Horticulture and Culture

  • Post published:09/07/2009
  • Post comments:3 Comments
Tower Hill Botanic Garden entry
Tower Hill Botanic Garden entry

Last week some friends and I declared a Girls Day Out and set off to the Tower Hill Botanic Garden in Boyleston, MA. There is so much to see and enjoy and learn at Tower Hill. I always come away inspired.

Some people manage to arrange several plants in a single pot for a beautiful arrangement. But it might be just as easy to get that beautiful arrangement by massing several pots with different plants together. A lesson when we have barely stepped beyond the entry.


A double lesson. Look at this collection of begonias. A lesson in the variety of a single plant, and the beauty of massing of a single plant.

One of the most instructive sections of Tower Hill is the Systemic Garden where each bed is filled with plants of a specific family.  This beautiful fountain is at one end of the Garden.

This is a view of the gazebo in the Systemic Garden from the other end.

In addition to formal gardens there are woodland walks where one might come across Pan playing his magic pipes. We spent a lot of time in the woodlands on that hot day.

Pliny's Pool at Tower Hill

Pliny’s Pool was another cool woodland space. Pliny the Elder is the Roman who wrote the first natural history encyclopedia in 79 BC. He covered all aspects of the natural word including botany. He died while watching and recording the eruption of Mount Vesuvius from the bay.

The moss steps are beautifully romantic, but not very functional.

There are benches where one can rest and enjoy the green shade throughout the woodland, but bird watchers can sit inside the screen Bird House to watch birds that come to feed at the feeders. Posters with photos and information about the most common local birds are helpful to novice birdwatchers.


As we left the woodland and prepared for the trip home, we passed through the gateway marked with 2 busts of Janus, the god who looks both backward and forward. In this representation, the young Janus looks to the east, and the old Janus looks to the west.  I thought it was an appropriate conceit, since we gardeners can hardly look at what we have in our gardens without thinking about the next thing that we need, or need to remove. Janus knows all about change, I think.

On Saturday I had to make my rounds – to the library, the transfer station, the yarn shop and down into the Valley.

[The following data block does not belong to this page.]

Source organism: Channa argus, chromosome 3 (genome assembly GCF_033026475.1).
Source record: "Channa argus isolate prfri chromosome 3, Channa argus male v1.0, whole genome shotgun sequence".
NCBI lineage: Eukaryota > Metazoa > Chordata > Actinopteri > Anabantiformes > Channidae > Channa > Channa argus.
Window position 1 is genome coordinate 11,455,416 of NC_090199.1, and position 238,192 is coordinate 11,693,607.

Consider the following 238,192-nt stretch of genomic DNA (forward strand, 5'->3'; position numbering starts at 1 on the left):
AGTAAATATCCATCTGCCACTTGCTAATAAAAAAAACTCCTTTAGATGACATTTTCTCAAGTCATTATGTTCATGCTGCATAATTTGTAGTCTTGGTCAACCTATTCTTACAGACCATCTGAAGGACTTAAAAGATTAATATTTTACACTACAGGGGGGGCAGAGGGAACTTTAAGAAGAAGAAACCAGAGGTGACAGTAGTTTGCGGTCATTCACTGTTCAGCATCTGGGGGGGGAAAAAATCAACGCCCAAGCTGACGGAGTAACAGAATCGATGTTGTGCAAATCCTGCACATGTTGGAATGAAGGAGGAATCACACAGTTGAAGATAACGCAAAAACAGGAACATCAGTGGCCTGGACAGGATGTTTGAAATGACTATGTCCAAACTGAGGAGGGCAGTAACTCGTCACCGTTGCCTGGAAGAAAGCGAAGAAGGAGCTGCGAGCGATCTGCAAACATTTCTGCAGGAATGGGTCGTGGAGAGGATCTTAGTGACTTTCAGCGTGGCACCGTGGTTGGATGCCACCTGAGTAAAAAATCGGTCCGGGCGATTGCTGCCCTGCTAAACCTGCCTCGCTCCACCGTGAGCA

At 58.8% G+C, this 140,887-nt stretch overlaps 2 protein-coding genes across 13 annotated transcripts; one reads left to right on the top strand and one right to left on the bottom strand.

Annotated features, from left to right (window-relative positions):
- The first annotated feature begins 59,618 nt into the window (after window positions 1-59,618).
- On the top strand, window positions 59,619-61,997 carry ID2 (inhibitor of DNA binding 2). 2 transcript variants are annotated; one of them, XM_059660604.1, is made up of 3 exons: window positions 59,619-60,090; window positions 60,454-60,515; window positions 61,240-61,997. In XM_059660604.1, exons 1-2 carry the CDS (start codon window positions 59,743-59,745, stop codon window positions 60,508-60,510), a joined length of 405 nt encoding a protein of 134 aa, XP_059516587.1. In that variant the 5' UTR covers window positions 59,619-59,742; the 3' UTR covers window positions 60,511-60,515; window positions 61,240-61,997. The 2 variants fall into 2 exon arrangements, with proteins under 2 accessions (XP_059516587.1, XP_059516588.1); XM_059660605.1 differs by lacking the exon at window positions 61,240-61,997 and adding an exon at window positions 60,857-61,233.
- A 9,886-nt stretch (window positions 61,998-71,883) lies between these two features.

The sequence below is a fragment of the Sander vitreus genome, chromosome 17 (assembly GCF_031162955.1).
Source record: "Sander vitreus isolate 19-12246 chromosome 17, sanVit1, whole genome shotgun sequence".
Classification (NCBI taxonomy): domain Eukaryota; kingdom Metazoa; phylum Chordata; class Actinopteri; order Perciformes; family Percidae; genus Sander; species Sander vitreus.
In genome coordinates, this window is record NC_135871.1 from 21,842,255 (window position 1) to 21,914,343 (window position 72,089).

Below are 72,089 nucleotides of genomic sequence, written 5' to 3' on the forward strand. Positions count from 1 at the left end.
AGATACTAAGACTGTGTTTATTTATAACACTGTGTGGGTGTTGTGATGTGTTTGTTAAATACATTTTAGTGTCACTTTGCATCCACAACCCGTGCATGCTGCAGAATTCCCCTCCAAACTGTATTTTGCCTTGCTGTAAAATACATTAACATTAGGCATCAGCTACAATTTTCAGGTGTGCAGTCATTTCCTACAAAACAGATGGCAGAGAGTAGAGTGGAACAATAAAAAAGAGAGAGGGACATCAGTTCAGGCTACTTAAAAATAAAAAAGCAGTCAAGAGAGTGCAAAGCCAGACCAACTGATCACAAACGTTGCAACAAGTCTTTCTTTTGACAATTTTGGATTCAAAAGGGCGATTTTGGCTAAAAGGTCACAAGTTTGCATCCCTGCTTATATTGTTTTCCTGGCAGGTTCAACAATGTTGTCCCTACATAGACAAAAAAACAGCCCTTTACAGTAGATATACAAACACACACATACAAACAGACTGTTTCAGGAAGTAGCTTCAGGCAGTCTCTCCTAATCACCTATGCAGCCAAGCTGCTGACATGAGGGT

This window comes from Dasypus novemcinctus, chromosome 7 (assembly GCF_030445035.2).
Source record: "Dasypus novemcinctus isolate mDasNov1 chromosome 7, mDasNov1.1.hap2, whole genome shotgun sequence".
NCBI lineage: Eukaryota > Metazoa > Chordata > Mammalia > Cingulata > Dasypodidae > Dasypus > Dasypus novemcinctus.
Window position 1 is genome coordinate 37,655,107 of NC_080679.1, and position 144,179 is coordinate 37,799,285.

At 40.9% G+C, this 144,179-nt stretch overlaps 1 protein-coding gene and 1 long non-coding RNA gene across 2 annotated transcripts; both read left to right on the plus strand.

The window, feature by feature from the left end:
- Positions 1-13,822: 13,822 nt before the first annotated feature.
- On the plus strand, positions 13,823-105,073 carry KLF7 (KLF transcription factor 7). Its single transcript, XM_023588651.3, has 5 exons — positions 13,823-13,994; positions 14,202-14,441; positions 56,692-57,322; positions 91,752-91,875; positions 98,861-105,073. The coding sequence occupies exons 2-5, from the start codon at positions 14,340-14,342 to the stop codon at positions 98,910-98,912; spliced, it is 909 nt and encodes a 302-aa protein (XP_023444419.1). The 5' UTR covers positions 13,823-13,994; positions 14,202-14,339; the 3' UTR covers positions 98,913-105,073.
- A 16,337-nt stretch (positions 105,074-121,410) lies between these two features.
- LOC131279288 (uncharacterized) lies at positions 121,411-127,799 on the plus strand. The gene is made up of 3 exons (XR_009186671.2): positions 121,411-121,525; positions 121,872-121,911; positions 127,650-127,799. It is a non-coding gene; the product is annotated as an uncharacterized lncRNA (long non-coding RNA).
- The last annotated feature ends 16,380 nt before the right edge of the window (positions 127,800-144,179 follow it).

I stopped to shop at the Greenfield Farmer’s Market and got some Ginger Golds and Paula Reds from Clarkdale Fruit Farm.

I was panic stricken when I drove up to Nasami Farm, run by the New England Wildflower Society. The old sales shed was demolished and I didn’t see any cars around – until I went a little further down the drive.

There Nasami’s beautiful new Center was revealed.  The offices and classrooms are not quite complete. Indeed office furntiture was being brought in while I was there choosing more barrenwort plants for ground cover and an oakleaf hydrangea, but the sales desk was definitley open. Nasami is open weekends from Thursday through Sunday through September. Lots of great plants ready for the fall planting season.

Sunday morning we were visited by our neighbor giving his new tractor a test run. Jamie is a genius with motors.  He put two old Ford 8N (1951) tractors together, oiled it up, wired it up, and voila, a new tractor!  We had other visitors, Hazel, nearly 3, and her Papa, but we were so busy picking blueberries and eating them that there was no time for photos.

John Clark
John Clark

On Sunday afternoon we were happy to make our way to the Heath Union Church and the final concert of the summer to raise money for the restoration of the Johnson Opus 16 organ, built in 1851. It is possibly the oldest working Johnson organ in the country. 

John Clark, a neighbor and wonderful musician who has toured many countries with famous jazz ensembles put on a varied program with everything from Mozart, and Bach to Duke Ellington with his nephew in law Paul Undreiner who teaches at Rutgers University as well as concertizing and composing.

As an extra treat, Andrew Jaffe, artist in residence at Williams College, who was in the audience, got up to tickle the ivories himself.  What a way to close the weekend.

Actually, we got a bit of interesting history during the concert. Another one of the audience members was from Whately. She said that the organ originally belonged to a church there, and was sold to Heath early in the 20th century for $100!

This Post Has 3 Comments

  1. Frances

    Man Pat, how great it would be to hang around with you! You do the most interesting stuff. Tower Hill is amazing, many good ideas just from these photos. I agree about one plant per pot then make the arrangement, now to just make myself do it. Cool about the organ and how fun to listen to great musicians that you know personally. All good. 🙂

  2. admin

    Frances – My children, who are very busy with their own children, are always amazed at all the activity up here. Quite the social whirl. You’d love Nasami.

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